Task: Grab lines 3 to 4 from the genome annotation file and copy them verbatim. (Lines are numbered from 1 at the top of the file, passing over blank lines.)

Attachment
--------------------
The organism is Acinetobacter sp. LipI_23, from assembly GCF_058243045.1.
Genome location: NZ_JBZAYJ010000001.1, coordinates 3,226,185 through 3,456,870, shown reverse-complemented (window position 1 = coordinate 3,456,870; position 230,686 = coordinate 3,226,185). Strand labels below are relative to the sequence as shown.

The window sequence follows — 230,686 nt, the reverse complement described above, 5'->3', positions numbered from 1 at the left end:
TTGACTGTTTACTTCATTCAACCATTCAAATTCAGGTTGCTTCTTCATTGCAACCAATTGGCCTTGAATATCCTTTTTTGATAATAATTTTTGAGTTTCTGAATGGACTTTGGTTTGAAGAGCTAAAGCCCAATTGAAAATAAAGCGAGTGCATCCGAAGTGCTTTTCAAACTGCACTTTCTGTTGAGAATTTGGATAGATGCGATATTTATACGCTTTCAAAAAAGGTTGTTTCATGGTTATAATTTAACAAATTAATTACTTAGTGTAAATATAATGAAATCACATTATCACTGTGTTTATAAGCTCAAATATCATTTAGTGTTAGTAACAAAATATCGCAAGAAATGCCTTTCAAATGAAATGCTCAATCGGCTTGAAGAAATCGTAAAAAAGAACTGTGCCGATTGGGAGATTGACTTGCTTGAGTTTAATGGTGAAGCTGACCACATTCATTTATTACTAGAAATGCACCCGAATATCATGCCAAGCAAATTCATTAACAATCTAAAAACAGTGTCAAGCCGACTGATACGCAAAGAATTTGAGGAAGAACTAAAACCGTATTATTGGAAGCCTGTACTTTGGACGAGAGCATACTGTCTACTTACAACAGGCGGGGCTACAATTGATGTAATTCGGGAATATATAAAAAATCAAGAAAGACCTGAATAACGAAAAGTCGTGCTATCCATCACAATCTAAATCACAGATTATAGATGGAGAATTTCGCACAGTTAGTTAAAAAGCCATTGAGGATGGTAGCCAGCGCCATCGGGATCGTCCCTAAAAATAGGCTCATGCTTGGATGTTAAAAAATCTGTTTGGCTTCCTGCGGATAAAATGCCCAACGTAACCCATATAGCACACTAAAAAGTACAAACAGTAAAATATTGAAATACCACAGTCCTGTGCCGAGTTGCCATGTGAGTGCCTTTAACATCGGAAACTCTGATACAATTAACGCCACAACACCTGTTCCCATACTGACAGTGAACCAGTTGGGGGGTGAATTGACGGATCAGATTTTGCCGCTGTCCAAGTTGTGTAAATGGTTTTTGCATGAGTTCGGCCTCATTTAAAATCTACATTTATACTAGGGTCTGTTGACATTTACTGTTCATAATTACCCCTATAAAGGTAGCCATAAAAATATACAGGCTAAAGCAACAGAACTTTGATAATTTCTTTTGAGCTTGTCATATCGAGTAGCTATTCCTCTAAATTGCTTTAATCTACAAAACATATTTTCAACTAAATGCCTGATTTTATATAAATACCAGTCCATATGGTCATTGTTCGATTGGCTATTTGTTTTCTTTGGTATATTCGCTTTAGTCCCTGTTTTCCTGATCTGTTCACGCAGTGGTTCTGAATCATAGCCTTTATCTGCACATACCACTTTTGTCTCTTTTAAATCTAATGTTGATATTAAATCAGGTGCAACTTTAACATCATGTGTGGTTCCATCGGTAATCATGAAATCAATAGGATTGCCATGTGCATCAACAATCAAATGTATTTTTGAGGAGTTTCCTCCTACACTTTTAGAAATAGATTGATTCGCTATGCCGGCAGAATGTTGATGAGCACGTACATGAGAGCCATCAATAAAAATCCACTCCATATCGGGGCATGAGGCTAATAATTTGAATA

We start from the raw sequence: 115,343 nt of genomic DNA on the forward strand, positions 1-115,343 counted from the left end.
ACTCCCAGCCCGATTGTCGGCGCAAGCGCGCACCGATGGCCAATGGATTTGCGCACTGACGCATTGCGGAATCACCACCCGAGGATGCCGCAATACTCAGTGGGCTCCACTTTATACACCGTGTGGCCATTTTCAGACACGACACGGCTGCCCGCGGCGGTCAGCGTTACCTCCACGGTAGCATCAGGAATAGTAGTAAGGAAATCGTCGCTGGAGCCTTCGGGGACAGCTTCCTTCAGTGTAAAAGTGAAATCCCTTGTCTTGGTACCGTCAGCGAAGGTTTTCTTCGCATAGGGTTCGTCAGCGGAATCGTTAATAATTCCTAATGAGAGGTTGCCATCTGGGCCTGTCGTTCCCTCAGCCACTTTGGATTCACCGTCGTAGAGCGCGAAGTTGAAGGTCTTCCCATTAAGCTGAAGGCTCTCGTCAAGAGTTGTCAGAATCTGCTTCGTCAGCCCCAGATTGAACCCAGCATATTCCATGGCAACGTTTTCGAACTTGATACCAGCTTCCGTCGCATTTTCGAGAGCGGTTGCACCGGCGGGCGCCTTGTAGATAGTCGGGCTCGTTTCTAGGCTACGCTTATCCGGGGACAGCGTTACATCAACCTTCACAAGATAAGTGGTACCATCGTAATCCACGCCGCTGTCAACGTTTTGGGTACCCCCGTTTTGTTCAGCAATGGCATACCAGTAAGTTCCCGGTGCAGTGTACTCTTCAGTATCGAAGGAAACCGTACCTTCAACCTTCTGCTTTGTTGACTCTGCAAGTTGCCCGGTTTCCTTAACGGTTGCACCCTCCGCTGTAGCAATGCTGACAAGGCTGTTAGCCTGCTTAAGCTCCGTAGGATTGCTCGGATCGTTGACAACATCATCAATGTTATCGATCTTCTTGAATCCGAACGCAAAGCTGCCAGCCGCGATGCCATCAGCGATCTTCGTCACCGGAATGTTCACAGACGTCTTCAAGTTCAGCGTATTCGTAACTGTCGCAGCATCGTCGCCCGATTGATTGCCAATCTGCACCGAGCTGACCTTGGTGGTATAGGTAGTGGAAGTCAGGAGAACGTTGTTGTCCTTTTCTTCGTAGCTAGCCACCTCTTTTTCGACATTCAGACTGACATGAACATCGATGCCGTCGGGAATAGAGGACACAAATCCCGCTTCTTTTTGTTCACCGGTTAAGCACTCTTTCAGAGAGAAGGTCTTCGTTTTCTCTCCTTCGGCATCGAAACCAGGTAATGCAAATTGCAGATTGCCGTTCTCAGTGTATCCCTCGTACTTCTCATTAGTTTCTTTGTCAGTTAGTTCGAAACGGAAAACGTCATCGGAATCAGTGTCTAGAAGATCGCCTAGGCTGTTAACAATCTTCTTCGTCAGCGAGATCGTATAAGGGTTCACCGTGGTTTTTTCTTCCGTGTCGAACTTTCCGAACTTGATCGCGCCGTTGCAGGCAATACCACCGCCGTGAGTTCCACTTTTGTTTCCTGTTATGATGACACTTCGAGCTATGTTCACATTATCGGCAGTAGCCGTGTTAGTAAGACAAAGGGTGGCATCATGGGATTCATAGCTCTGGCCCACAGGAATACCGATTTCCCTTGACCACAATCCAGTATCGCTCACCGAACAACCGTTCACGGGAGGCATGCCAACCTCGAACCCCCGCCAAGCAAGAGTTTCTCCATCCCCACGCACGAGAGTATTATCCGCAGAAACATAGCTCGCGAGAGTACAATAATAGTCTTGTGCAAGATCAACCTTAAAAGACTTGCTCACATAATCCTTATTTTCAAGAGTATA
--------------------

The window sequence follows — 230,686 nt, the reverse complement described above, 5'->3', positions numbered from 1 at the left end:
TTGACTGTTTACTTCATTCAACCATTCAAATTCAGGTTGCTTCTTCATTGCAACCAATTGGCCTTGAATATCCTTTTTTGATAATAATTTTTGAGTTTCTGAATGGACTTTGGTTTGAAGAGCTAAAGCCCAATTGAAAATAAAGCGAGTGCATCCGAAGTGCTTTTCAAACTGCACTTTCTGTTGAGAATTTGGATAGATGCGATATTTATACGCTTTCAAAAAAGGTTGTTTCATGGTTATAATTTAACAAATTAATTACTTAGTGTAAATATAATGAAATCACATTATCACTGTGTTTATAAGCTCAAATATCATTTAGTGTTAGTAACAAAATATCGCAAGAAATGCCTTTCAAATGAAATGCTCAATCGGCTTGAAGAAATCGTAAAAAAGAACTGTGCCGATTGGGAGATTGACTTGCTTGAGTTTAATGGTGAAGCTGACCACATTCATTTATTACTAGAAATGCACCCGAATATCATGCCAAGCAAATTCATTAACAATCTAAAAACAGTGTCAAGCCGACTGATACGCAAAGAATTTGAGGAAGAACTAAAACCGTATTATTGGAAGCCTGTACTTTGGACGAGAGCATACTGTCTACTTACAACAGGCGGGGCTACAATTGATGTAATTCGGGAATATATAAAAAATCAAGAAAGACCTGAATAACGAAAAGTCGTGCTATCCATCACAATCTAAATCACAGATTATAGATGGAGAATTTCGCACAGTTAGTTAAAAAGCCATTGAGGATGGTAGCCAGCGCCATCGGGATCGTCCCTAAAAATAGGCTCATGCTTGGATGTTAAAAAATCTGTTTGGCTTCCTGCGGATAAAATGCCCAACGTAACCCATATAGCACACTAAAAAGTACAAACAGTAAAATATTGAAATACCACAGTCCTGTGCCGAGTTGCCATGTGAGTGCCTTTAACATCGGAAACTCTGATACAATTAACGCCACAACACCTGTTCCCATACTGACAGTGAACCAGTTGGGGGGTGAATTGACGGATCAGATTTTGCCGCTGTCCAAGTTGTGTAAATGGTTTTTGCATGAGTTCGGCCTCATTTAAAATCTACATTTATACTAGGGTCTGTTGACATTTACTGTTCATAATTACCCCTATAAAGGTAGCCATAAAAATATACAGGCTAAAGCAACAGAACTTTGATAATTTCTTTTGAGCTTGTCATATCGAGTAGCTATTCCTCTAAATTGCTTTAATCTACAAAACATATTTTCAACTAAATGCCTGATTTTATATAAATACCAGTCCATATGGTCATTGTTCGATTGGCTATTTGTTTTCTTTGGTATATTCGCTTTAGTCCCTGTTTTCCTGATCTGTTCACGCAGTGGTTCTGAATCATAGCCTTTATCTGCACATACCACTTTTGTCTCTTTTAAATCTAATGTTGATATTAAATCAGGTGCAACTTTAACATCATGTGTGGTTCCATCGGTAATCATGAAATCAATAGGATTGCCATGTGCATCAACAATCAAATGTATTTTTGAGGAGTTTCCTCCTACACTTTTAGAAATAGATTGATTCGCTATGCCGGCAGAATGTTGATGAGCACGTACATGAGAGCCATCAATAAAAATCCACTCCATATCGGGGCATGAGGCTAATAATTTGAATA